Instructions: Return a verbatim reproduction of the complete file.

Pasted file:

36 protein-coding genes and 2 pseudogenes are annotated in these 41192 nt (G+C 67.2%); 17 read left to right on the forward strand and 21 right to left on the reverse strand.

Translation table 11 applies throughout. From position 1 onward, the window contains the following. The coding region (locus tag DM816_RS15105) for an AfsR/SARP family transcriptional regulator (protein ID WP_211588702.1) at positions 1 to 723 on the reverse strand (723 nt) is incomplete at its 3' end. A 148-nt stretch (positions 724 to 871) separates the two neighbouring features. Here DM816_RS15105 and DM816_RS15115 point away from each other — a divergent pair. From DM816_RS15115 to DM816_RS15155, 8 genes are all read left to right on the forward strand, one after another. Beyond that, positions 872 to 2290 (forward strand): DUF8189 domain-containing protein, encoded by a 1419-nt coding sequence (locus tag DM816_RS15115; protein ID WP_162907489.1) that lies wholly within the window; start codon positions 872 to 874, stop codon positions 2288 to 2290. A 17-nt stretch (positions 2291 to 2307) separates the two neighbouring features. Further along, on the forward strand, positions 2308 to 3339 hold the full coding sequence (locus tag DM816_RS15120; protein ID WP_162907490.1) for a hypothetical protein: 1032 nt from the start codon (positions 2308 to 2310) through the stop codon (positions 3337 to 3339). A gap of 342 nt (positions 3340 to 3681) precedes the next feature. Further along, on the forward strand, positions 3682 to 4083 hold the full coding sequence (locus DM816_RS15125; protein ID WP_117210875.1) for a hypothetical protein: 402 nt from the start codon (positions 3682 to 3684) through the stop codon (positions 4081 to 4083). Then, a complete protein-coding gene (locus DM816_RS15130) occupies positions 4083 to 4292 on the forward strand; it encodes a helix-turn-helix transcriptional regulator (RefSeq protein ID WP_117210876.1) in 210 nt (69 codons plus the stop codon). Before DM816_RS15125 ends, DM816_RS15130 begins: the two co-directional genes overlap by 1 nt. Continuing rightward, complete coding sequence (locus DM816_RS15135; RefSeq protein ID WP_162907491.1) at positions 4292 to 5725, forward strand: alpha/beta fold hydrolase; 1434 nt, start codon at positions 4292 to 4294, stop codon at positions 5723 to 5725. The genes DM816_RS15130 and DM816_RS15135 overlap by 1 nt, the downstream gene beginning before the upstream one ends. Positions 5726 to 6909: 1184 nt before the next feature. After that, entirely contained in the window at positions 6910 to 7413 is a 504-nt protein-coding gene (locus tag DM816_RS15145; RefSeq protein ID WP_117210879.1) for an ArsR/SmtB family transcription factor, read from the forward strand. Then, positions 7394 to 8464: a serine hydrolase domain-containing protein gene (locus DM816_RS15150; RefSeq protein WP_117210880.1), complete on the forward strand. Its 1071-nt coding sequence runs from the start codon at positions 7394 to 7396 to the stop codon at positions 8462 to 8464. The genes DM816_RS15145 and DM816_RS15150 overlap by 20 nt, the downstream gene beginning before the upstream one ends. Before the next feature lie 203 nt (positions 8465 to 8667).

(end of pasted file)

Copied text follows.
36 protein-coding genes and 2 pseudogenes are annotated in these 41192 nt (G+C 67.2%); 17 read left to right on the forward strand and 21 right to left on the reverse strand.

Translation table 11 applies throughout. From position 1 onward, the window contains the following. The coding region (locus tag DM816_RS15105) for an AfsR/SARP family transcriptional regulator (protein ID WP_211588702.1) at positions 1 to 723 on the reverse strand (723 nt) is incomplete at its 3' end. A 148-nt stretch (positions 724 to 871) separates the two neighbouring features. Here DM816_RS15105 and DM816_RS15115 point away from each other — a divergent pair. From DM816_RS15115 to DM816_RS15155, 8 genes are all read left to right on the forward strand, one after another. Beyond that, positions 872 to 2290 (forward strand): DUF8189 domain-containing protein, encoded by a 1419-nt coding sequence (locus tag DM816_RS15115; protein ID WP_162907489.1) that lies wholly within the window; start codon positions 872 to 874, stop codon positions 2288 to 2290. A 17-nt stretch (positions 2291 to 2307) separates the two neighbouring features. Further along, on the forward strand, positions 2308 to 3339 hold the full coding sequence (locus tag DM816_RS15120; protein ID WP_162907490.1) for a hypothetical protein: 1032 nt from the start codon (positions 2308 to 2310) through the stop codon (positions 3337 to 3339). A gap of 342 nt (positions 3340 to 3681) precedes the next feature. Further along, on the forward strand, positions 3682 to 4083 hold the full coding sequence (locus DM816_RS15125; protein ID WP_117210875.1) for a hypothetical protein: 402 nt from the start codon (positions 3682 to 3684) through the stop codon (positions 4081 to 4083). Then, a complete protein-coding gene (locus DM816_RS15130) occupies positions 4083 to 4292 on the forward strand; it encodes a helix-turn-helix transcriptional regulator (RefSeq protein ID WP_117210876.1) in 210 nt (69 codons plus the stop codon). Before DM816_RS15125 ends, DM816_RS15130 begins: the two co-directional genes overlap by 1 nt. Continuing rightward, complete coding sequence (locus DM816_RS15135; RefSeq protein ID WP_162907491.1) at positions 4292 to 5725, forward strand: alpha/beta fold hydrolase; 1434 nt, start codon at positions 4292 to 4294, stop codon at positions 5723 to 5725. The genes DM816_RS15130 and DM816_RS15135 overlap by 1 nt, the downstream gene beginning before the upstream one ends. Positions 5726 to 6909: 1184 nt before the next feature. After that, entirely contained in the window at positions 6910 to 7413 is a 504-nt protein-coding gene (locus tag DM816_RS15145; RefSeq protein ID WP_117210879.1) for an ArsR/SmtB family transcription factor, read from the forward strand. Then, positions 7394 to 8464: a serine hydrolase domain-containing protein gene (locus DM816_RS15150; RefSeq protein WP_117210880.1), complete on the forward strand. Its 1071-nt coding sequence runs from the start codon at positions 7394 to 7396 to the stop codon at positions 8462 to 8464. The genes DM816_RS15145 and DM816_RS15150 overlap by 20 nt, the downstream gene beginning before the upstream one ends. Before the next feature lie 203 nt (positions 8465 to 8667).